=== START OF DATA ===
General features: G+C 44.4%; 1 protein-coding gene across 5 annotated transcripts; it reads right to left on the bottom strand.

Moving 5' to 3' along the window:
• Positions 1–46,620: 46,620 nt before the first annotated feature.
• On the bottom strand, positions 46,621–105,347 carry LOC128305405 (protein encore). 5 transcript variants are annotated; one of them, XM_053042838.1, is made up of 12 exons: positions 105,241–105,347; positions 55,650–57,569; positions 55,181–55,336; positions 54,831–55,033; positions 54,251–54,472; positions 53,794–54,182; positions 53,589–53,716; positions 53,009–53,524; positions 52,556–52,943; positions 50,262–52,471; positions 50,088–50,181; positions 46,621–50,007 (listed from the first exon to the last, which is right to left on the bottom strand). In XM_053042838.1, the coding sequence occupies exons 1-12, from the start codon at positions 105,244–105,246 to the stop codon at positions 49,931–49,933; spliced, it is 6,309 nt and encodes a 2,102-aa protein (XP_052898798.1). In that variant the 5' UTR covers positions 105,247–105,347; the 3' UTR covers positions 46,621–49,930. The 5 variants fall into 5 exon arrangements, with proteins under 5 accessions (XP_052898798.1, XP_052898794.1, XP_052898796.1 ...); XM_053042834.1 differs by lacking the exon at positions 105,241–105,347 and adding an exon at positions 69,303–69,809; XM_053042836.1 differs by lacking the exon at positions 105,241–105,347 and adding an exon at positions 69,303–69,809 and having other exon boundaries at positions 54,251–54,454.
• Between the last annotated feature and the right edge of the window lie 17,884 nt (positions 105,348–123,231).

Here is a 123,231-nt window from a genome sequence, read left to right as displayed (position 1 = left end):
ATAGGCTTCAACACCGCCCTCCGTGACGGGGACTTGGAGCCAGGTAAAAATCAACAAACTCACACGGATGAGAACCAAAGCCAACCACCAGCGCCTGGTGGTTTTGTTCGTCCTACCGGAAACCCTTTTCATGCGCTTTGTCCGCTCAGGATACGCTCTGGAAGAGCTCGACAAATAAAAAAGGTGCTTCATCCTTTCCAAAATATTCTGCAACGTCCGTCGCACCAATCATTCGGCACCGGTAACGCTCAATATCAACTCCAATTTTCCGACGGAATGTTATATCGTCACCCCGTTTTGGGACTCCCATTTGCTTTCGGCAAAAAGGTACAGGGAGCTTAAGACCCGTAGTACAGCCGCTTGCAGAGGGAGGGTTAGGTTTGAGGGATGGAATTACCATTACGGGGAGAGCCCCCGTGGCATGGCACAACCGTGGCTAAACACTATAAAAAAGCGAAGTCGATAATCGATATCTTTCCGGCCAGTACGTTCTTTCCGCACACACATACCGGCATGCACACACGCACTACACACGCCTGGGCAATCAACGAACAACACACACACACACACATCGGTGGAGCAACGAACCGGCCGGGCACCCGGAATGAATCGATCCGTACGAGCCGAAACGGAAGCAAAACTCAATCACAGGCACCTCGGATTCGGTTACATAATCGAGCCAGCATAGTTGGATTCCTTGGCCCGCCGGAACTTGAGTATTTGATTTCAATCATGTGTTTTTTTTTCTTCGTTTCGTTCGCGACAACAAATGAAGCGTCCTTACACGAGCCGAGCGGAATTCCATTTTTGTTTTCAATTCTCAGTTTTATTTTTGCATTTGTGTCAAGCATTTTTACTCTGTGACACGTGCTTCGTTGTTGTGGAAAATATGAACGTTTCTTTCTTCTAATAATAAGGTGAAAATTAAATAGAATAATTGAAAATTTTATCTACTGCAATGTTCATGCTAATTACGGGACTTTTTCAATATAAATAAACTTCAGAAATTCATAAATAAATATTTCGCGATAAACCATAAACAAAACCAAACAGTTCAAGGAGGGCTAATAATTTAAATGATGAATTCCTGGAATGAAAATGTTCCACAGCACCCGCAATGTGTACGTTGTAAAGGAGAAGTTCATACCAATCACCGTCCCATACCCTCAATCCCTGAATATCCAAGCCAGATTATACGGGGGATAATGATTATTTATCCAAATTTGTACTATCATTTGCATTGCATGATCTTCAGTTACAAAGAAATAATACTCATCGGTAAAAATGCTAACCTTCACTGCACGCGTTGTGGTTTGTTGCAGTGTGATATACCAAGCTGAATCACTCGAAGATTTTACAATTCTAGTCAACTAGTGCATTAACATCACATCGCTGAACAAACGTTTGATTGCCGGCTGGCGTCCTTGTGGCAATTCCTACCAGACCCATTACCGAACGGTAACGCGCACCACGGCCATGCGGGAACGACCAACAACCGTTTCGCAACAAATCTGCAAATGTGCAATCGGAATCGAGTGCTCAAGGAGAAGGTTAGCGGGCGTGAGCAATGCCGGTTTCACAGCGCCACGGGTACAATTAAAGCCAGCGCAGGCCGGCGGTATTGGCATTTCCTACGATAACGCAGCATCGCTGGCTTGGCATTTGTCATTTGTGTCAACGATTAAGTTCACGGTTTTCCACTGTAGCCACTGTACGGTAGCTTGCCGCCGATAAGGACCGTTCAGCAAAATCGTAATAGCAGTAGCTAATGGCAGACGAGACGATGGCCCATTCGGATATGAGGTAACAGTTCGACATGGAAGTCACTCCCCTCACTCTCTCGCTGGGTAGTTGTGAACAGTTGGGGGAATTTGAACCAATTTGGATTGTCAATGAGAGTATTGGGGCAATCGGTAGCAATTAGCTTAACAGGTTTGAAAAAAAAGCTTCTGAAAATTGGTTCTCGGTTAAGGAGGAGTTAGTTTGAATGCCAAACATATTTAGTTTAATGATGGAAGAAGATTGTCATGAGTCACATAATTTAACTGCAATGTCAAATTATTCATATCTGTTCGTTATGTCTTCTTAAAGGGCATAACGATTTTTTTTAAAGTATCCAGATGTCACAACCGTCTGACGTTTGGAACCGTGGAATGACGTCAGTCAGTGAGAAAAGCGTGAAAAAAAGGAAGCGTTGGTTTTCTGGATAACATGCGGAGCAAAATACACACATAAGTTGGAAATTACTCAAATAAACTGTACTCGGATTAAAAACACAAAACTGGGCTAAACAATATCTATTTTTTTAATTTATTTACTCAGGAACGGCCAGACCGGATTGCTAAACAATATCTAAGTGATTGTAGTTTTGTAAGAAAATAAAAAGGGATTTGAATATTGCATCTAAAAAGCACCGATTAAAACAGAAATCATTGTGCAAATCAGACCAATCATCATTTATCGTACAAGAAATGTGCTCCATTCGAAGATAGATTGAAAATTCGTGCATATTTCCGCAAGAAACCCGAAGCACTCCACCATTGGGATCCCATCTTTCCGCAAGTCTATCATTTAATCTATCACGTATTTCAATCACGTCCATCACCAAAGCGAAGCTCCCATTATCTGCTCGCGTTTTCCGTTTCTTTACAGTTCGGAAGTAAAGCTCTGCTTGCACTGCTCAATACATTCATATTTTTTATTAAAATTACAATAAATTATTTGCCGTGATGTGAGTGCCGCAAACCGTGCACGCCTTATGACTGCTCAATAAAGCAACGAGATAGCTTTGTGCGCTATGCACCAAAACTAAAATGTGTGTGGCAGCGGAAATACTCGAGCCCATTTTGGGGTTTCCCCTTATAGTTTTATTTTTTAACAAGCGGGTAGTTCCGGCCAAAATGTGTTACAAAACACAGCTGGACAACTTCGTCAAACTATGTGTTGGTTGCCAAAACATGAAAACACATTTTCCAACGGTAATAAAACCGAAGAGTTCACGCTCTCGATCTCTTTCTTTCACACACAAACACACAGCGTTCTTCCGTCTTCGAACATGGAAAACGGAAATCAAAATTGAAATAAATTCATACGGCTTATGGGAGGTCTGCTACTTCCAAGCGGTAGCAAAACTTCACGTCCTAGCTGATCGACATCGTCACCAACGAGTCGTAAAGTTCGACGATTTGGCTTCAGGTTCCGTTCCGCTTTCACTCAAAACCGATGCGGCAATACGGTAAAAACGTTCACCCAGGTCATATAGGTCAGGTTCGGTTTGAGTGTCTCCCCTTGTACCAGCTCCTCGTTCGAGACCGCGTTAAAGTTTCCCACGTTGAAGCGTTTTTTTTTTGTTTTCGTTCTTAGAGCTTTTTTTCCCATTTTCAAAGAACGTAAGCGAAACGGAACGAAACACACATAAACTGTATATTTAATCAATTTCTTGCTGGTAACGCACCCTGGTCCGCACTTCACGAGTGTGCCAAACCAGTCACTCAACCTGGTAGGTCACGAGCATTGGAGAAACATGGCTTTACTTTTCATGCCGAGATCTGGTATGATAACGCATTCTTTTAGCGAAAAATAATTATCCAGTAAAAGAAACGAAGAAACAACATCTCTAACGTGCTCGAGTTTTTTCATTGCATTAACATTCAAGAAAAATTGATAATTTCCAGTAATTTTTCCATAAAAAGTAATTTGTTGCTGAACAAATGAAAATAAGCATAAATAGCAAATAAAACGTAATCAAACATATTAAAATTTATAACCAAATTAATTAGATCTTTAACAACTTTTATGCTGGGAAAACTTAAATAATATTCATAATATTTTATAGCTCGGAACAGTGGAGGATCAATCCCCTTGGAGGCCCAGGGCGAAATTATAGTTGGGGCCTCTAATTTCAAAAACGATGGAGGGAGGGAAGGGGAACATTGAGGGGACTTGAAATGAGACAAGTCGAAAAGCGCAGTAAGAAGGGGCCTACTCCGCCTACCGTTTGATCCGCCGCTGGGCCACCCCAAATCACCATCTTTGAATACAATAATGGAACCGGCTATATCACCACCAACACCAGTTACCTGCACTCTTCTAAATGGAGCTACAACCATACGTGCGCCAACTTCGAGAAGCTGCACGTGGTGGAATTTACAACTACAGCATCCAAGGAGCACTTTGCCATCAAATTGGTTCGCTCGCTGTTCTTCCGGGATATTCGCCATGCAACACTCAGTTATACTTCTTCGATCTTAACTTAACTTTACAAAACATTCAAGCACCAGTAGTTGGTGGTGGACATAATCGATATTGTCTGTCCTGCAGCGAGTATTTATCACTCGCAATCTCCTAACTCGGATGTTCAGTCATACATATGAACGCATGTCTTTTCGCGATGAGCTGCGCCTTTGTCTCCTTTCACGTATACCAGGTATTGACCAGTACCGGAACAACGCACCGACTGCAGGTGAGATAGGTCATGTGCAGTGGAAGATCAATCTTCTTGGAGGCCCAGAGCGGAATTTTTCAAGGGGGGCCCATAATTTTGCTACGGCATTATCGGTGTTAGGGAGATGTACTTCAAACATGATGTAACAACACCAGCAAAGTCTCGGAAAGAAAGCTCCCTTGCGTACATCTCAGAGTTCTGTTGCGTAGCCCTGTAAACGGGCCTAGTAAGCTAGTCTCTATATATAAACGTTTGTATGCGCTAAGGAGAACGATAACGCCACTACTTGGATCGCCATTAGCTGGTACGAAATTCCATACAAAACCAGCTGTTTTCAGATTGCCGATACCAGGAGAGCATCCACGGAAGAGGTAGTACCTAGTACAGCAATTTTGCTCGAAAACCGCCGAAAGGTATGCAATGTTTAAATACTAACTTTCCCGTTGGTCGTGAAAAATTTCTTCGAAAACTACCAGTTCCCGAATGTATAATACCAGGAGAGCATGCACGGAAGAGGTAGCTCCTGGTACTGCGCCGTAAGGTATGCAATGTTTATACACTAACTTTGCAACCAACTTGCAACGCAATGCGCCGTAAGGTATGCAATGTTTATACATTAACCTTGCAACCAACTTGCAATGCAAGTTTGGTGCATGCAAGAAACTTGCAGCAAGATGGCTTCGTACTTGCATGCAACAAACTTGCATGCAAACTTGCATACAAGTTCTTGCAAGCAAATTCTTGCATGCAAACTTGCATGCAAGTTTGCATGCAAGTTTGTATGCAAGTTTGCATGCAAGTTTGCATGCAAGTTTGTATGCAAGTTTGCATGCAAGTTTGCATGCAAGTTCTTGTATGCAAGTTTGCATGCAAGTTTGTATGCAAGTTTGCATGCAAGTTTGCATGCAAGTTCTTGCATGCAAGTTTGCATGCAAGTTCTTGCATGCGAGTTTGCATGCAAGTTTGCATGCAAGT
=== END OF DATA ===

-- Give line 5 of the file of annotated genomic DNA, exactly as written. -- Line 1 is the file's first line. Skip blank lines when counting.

• Between the last annotated feature and the right edge of the window lie 17,884 nt (positions 105,348–123,231).